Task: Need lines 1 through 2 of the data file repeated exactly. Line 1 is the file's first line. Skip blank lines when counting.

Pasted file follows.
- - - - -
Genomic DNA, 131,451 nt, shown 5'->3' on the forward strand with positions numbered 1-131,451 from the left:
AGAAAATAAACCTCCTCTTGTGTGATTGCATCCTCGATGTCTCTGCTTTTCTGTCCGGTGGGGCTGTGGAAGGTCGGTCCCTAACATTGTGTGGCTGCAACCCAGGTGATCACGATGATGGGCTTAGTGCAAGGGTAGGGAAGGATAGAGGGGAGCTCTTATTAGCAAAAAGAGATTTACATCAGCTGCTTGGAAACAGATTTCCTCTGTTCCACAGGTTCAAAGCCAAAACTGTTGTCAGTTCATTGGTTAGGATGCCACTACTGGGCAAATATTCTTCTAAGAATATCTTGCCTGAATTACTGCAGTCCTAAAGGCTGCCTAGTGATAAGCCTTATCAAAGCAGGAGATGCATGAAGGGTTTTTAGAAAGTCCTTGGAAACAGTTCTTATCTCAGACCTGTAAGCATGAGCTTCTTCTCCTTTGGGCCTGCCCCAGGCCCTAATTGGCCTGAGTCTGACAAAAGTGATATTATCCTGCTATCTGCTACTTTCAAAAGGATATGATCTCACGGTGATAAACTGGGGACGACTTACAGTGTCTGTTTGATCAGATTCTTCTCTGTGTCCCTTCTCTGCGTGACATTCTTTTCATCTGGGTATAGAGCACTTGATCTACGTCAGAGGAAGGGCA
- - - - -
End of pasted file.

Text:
Genomic DNA, 131,451 nt, shown 5'->3' on the forward strand with positions numbered 1-131,451 from the left:
AGAAAATAAACCTCCTCTTGTGTGATTGCATCCTCGATGTCTCTGCTTTTCTGTCCGGTGGGGCTGTGGAAGGTCGGTCCCTAACATTGTGTGGCTGCAACCCAGGTGATCACGATGATGGGCTTAGTGCAAGGGTAGGGAAGGATAGAGGGGAGCTCTTATTAGCAAAAAGAGATTTACATCAGCTGCTTGGAAACAGATTTCCTCTGTTCCACAGGTTCAAAGCCAAAACTGTTGTCAGTTCATTGGTTAGGATGCCACTACTGGGCAAATATTCTTCTAAGAATATCTTGCCTGAATTACTGCAGTCCTAAAGGCTGCCTAGTGATAAGCCTTATCAAAGCAGGAGATGCATGAAGGGTTTTTAGAAAGTCCTTGGAAACAGTTCTTATCTCAGACCTGTAAGCATGAGCTTCTTCTCCTTTGGGCCTGCCCCAGGCCCTAATTGGCCTGAGTCTGACAAAAGTGATATTATCCTGCTATCTGCTACTTTCAAAAGGATATGATCTCACGGTGATAAACTGGGGACGACTTACAGTGTCTGTTTGATCAGATTCTTCTCTGTGTCCCTTCTCTGCGTGACATTCTTTTCATCTGGGTATAGAGCACTTGATCTACGTCAGAGGAAGGGCA